But no one could have conceived this fate would befall the Edmund Fitzgerald. Known as the "Queen of the Great Lakes", the Edmund Fitzgerald was one of the largest ore freighters ever built, 729 feet long. It had made hundreds of trips across the lakes in all types of weather. Launched in 1958, the ship had set cargo haul records six years out of 17 that she plied the lakes. The captain, Ernest M. McSorley, was an experienced pilot.

Another ship, the Arthur M. Anderson, was following the Edmund Fitzgerald that night and received several radio messages from her. They had taken on water, but their pumps were keeping up, and the ship was holding its own. The winds were gusting up to 86 miles per hour and the waves topped 35 feet. At 7:10 PM, both ships were in radio contact but at 7:15 PM the Arthur M. Anderson lost radar contact with the Edmund Fitzgerald. The radio operator on the Anderson tried to contact the Fitzgerald, but there was no response. It was the last anyone ever hear from the ill fated ship. No distress signal was sent.

By 8 PM the Arthur M. Anderson had contacted the Coast Guard and reached port in Whitefish Bay. The Edmund Fitzgerald had not, and a massive search was soon underway. Several life jackets and other debris were found, but no crew members.

On November 14th the U.S. Navy discovered the Edmund Fitzgerald in 530 feet of water about 15 miles west of Deadman's Cove. In the past thirty years several dives with submersible equipment have surveyed the wreckage, but to this day, the exact cause of the sinking remains a mystery.

On July 4th, 1995 the bell from the Edmund Fitzgerald was brought to the surface. It now rests in the Great Lakes Shipwreck Museum at Whitefish Point. A replica copy of the bell, inscribed with the names of the lost crew, was taken down to the wreck and placed in the pilothouse, as a grave marker.

Tuesday, November 3, 2015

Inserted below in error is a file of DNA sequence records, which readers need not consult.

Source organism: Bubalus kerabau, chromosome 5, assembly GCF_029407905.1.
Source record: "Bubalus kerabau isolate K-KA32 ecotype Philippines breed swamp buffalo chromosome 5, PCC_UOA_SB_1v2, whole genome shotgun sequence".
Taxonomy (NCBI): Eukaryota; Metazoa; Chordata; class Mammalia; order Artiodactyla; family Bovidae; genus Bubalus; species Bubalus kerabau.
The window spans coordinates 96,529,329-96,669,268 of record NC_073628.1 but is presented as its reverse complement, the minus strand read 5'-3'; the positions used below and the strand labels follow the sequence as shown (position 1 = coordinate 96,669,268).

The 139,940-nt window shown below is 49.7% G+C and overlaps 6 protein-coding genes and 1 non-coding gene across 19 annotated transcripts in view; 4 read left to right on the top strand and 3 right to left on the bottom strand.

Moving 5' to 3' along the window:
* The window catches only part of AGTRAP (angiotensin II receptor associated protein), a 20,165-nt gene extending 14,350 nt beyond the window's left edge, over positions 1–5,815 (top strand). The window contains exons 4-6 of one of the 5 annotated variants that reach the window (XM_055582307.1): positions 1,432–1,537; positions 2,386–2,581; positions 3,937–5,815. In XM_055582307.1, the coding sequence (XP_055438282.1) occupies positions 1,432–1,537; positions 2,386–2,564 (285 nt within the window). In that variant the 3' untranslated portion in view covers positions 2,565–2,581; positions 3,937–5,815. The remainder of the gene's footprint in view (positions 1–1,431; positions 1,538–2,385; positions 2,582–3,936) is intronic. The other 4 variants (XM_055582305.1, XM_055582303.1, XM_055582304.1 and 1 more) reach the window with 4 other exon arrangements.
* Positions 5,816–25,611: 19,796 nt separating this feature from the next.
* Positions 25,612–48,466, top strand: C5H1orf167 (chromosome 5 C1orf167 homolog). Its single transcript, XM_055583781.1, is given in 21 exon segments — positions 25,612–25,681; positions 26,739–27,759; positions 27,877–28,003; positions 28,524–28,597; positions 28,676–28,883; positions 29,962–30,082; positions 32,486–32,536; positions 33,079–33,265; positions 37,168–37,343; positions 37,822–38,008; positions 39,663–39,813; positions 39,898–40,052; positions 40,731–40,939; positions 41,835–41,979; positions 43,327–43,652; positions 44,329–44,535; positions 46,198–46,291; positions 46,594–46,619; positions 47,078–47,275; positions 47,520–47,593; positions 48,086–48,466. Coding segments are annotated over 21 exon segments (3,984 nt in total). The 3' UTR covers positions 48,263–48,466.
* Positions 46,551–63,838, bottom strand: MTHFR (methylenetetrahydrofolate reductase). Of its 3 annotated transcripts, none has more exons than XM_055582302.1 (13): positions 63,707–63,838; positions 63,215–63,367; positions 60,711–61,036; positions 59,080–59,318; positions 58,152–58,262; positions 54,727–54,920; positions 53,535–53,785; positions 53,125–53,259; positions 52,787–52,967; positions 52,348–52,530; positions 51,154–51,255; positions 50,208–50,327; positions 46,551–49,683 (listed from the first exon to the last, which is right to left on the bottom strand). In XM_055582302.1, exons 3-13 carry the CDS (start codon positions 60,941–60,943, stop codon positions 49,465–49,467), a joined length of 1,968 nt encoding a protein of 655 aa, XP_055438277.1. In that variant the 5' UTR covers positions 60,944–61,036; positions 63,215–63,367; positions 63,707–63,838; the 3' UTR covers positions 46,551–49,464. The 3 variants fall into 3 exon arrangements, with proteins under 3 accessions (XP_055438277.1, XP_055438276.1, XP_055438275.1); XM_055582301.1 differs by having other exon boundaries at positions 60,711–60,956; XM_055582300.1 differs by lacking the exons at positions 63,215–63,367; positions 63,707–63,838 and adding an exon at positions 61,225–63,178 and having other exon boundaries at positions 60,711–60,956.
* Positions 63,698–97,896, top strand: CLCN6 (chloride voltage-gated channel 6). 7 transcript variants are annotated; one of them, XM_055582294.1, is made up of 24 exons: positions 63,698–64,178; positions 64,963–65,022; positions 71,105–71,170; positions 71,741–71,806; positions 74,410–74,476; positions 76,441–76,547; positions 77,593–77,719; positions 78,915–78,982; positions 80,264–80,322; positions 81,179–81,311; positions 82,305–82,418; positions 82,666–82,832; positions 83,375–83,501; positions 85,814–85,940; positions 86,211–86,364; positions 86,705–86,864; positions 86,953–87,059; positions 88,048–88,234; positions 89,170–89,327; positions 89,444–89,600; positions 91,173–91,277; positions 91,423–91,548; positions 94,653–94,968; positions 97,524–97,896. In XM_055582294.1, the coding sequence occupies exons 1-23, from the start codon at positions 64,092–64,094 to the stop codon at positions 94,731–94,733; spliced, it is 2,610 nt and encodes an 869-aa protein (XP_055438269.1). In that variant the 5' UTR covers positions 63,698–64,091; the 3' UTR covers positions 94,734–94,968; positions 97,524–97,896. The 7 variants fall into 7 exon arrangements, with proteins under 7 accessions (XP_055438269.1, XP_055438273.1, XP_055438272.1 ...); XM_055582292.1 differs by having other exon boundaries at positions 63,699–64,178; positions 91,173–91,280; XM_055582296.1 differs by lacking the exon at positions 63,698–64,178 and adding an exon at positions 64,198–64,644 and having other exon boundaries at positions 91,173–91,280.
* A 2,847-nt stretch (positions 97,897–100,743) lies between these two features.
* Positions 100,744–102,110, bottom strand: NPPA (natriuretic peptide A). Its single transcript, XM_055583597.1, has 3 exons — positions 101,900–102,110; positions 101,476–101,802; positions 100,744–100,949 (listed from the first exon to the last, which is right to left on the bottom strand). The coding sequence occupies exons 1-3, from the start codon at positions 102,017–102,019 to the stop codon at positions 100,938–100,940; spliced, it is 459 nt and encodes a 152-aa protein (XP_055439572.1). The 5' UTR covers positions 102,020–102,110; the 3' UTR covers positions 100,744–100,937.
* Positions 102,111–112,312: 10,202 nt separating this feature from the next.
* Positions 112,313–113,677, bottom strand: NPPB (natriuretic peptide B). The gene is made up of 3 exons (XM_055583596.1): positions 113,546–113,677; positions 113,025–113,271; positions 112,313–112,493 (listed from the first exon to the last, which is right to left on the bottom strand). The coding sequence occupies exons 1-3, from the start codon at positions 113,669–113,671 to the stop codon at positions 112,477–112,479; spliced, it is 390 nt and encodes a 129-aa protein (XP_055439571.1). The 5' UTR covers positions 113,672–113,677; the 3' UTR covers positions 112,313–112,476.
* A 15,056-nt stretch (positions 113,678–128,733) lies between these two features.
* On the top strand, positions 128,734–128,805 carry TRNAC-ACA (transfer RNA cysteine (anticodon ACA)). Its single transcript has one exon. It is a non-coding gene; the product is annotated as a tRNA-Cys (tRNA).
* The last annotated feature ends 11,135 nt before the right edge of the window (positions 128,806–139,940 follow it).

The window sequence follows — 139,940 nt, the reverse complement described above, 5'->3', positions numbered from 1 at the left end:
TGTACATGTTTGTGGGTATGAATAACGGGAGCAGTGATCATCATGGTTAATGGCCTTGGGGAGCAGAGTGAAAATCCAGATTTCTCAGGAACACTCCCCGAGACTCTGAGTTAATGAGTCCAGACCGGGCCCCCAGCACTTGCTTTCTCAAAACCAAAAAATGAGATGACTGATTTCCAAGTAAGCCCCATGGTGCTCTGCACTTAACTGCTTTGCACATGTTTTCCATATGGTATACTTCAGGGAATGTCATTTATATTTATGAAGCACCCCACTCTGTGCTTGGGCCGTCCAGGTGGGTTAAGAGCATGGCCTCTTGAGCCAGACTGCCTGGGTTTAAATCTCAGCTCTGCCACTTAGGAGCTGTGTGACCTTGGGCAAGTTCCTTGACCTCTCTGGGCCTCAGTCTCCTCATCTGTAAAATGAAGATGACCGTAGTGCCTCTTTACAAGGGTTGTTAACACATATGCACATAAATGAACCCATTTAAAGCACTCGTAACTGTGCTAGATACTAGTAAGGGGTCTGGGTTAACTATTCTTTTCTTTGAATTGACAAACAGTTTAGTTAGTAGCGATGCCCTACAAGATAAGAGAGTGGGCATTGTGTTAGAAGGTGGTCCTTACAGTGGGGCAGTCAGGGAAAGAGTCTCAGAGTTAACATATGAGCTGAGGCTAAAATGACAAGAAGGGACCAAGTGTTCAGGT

TRUE CRIME TUESDAY - Feds Asked to Prosecute Man Who Killed Thousands of Horses. Their Response? Neigh!

Between 2008 and 2012, the Bureau of Land Management, which is responsible for the care of wild horses across the western U.S., sold 1,794 wild horses to a Colorado rancher named Tom Davis, according to an article by Lisa Rein in the Washington Post.  Mr. Davis said he would find homes for the wild horses, descended from Spanish stallions brought to America hundreds of years ago. He even signed a legal contract agreeing to the terms.

Instead, he sold them to slaughterhouses, where the animals suffered under inhumane conditions before being butchered for their meat. When the first reports of his horses being sold to slaughterhouses were made, the law enforcement arm of the Bureau (OLE) investigated and during two separate interviews Davis lied and said the animals went to good homes. Much later, he confessed that the animals were sold for slaughter.

Wanna hear the worst part? (or the best, depending on your point of view). Tom Davis paid just $10.00 a head for the horses. Quite a bargain. Of course, it cost $140,000 dollars to transport the horses to Davis's ranch, so he could turn the animals over the the slaughterhouse buyers. That's a lot of money.

But he didn't have to foot the bill for that. The taxpayers did it for him. That's right. The Bureau paid the expense to transport the animals into the hands of their killer.

Is this a great country, or what? Well, I guess it is if you're a wealthy rancher who violates a legal contract to make a few bucks ($200,000 dollars profit, actually).

To their credit, the Bureau asked federal authorities to prosecute Mr. Davis after their investigation uncovered the truth. But...they declined. I guess they have more important things to do.